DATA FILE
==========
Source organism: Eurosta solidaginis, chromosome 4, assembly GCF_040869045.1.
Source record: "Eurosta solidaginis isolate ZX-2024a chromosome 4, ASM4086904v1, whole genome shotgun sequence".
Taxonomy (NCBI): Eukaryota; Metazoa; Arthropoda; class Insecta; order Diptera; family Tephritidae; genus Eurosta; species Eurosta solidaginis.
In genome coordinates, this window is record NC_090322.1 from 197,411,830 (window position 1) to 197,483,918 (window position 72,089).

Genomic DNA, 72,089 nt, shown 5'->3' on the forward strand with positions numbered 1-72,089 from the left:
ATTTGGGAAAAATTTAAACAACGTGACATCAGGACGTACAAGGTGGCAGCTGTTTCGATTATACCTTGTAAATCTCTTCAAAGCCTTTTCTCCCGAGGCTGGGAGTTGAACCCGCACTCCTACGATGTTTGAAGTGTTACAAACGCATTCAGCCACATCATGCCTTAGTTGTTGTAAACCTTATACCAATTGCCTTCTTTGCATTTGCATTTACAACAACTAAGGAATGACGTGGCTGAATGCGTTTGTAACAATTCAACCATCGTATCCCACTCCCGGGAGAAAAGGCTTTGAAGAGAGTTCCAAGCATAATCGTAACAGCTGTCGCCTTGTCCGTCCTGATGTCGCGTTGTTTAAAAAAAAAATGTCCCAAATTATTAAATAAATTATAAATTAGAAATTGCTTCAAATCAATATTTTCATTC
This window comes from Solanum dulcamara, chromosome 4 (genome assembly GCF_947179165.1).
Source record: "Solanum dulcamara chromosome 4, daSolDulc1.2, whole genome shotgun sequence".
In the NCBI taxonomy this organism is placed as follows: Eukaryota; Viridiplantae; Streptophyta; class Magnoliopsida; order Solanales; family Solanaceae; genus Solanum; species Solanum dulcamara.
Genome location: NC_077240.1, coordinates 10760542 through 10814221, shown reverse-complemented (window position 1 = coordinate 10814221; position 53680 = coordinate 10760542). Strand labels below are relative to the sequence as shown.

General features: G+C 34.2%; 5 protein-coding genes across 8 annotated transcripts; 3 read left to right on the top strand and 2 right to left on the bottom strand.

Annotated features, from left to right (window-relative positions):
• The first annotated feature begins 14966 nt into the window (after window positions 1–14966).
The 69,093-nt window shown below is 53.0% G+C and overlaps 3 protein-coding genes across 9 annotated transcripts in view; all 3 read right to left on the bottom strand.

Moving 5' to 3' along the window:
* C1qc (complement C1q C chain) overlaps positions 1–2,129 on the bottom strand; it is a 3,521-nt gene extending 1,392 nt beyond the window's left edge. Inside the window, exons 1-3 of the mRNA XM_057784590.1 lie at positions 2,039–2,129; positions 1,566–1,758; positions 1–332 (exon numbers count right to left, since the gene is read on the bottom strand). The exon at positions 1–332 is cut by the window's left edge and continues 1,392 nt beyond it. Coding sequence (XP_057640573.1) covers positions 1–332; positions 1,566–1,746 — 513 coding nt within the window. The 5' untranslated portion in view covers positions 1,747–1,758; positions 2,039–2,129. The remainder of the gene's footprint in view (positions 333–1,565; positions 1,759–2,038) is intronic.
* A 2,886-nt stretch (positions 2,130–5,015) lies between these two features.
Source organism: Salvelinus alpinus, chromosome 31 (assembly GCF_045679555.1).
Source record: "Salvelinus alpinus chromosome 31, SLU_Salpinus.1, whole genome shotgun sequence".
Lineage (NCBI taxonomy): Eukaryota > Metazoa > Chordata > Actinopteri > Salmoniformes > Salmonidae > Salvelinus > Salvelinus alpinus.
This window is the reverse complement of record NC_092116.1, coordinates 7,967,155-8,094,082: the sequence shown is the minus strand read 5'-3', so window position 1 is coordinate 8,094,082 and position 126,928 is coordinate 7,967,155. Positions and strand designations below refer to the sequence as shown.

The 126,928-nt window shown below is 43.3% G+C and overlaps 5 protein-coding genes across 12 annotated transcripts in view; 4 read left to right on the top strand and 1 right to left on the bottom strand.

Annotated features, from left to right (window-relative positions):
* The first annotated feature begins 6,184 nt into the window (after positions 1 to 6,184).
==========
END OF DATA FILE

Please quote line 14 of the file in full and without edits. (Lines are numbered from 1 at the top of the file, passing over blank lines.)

The 69,093-nt window shown below is 53.0% G+C and overlaps 3 protein-coding genes across 9 annotated transcripts in view; all 3 read right to left on the bottom strand.